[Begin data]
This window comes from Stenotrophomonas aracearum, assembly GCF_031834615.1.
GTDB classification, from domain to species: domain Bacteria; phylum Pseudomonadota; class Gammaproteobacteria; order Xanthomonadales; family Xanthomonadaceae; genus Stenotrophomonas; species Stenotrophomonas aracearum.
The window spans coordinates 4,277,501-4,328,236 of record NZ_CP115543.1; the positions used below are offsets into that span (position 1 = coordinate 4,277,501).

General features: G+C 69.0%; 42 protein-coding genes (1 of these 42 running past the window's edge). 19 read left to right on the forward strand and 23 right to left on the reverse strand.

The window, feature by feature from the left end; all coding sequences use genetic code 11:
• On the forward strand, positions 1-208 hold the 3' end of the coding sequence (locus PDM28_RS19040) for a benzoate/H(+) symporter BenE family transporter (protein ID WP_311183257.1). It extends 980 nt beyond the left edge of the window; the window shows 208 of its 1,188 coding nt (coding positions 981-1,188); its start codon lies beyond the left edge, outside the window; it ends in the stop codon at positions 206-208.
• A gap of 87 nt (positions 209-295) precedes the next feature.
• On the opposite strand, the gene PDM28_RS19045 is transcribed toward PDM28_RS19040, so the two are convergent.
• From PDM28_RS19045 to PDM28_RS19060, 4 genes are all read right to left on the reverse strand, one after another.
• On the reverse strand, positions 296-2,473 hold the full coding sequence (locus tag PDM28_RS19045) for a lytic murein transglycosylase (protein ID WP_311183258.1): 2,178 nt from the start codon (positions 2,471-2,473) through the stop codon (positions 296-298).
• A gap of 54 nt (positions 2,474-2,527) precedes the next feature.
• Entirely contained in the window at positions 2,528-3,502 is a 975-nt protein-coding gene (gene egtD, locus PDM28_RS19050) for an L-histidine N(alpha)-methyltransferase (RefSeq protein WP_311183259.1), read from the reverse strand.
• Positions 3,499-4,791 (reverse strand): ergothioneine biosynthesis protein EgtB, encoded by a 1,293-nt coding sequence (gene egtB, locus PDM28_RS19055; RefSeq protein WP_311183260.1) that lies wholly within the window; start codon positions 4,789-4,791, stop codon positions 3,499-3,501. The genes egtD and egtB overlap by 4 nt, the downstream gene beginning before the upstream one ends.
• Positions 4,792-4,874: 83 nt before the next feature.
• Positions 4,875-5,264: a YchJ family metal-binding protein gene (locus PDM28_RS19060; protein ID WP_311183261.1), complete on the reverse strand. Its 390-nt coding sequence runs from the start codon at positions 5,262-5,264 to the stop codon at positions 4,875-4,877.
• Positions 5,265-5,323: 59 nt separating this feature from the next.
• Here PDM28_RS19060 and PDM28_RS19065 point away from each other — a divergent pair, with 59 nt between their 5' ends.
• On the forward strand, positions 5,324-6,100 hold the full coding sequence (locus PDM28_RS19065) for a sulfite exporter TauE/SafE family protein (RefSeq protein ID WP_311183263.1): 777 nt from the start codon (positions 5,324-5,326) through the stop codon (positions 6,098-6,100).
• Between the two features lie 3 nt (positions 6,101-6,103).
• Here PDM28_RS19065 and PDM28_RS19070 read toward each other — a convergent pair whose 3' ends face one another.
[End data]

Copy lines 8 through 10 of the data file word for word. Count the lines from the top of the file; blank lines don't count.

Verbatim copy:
• On the opposite strand, the gene PDM28_RS19045 is transcribed toward PDM28_RS19040, so the two are convergent.
• From PDM28_RS19045 to PDM28_RS19060, 4 genes are all read right to left on the reverse strand, one after another.
• On the reverse strand, positions 296-2,473 hold the full coding sequence (locus tag PDM28_RS19045) for a lytic murein transglycosylase (protein ID WP_311183258.1): 2,178 nt from the start codon (positions 2,471-2,473) through the stop codon (positions 296-298).